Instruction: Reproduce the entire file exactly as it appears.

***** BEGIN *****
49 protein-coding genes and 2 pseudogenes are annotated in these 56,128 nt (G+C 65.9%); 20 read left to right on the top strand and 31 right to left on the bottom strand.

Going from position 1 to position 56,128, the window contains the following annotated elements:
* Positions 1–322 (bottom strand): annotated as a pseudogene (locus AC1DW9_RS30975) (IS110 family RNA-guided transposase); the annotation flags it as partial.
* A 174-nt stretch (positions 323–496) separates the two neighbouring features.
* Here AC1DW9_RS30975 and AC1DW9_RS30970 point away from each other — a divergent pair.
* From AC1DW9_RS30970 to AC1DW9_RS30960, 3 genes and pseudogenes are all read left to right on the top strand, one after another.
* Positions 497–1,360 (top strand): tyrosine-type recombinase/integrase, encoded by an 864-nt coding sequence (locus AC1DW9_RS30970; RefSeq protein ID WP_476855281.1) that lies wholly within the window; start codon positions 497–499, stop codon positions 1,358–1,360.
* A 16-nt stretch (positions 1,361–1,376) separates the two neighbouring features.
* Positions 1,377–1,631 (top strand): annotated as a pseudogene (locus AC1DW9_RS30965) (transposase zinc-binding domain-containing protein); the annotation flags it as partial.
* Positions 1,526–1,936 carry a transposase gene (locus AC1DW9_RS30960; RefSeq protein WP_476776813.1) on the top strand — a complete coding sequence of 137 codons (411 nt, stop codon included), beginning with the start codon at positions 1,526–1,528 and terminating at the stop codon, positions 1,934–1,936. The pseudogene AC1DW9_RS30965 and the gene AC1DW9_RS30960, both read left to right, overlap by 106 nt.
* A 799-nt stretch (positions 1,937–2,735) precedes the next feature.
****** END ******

49 protein-coding genes and 2 pseudogenes are annotated in these 56,128 nt (G+C 65.9%); 20 read left to right on the top strand and 31 right to left on the bottom strand.

Going from position 1 to position 56,128, the window contains the following annotated elements:
* Positions 1–322 (bottom strand): annotated as a pseudogene (locus AC1DW9_RS30975) (IS110 family RNA-guided transposase); the annotation flags it as partial.
* A 174-nt stretch (positions 323–496) separates the two neighbouring features.
* Here AC1DW9_RS30975 and AC1DW9_RS30970 point away from each other — a divergent pair.
* From AC1DW9_RS30970 to AC1DW9_RS30960, 3 genes and pseudogenes are all read left to right on the top strand, one after another.
* Positions 497–1,360 (top strand): tyrosine-type recombinase/integrase, encoded by an 864-nt coding sequence (locus AC1DW9_RS30970; RefSeq protein ID WP_476855281.1) that lies wholly within the window; start codon positions 497–499, stop codon positions 1,358–1,360.
* A 16-nt stretch (positions 1,361–1,376) separates the two neighbouring features.
* Positions 1,377–1,631 (top strand): annotated as a pseudogene (locus AC1DW9_RS30965) (transposase zinc-binding domain-containing protein); the annotation flags it as partial.
* Positions 1,526–1,936 carry a transposase gene (locus AC1DW9_RS30960; RefSeq protein WP_476776813.1) on the top strand — a complete coding sequence of 137 codons (411 nt, stop codon included), beginning with the start codon at positions 1,526–1,528 and terminating at the stop codon, positions 1,934–1,936. The pseudogene AC1DW9_RS30965 and the gene AC1DW9_RS30960, both read left to right, overlap by 106 nt.
* A 799-nt stretch (positions 1,937–2,735) precedes the next feature.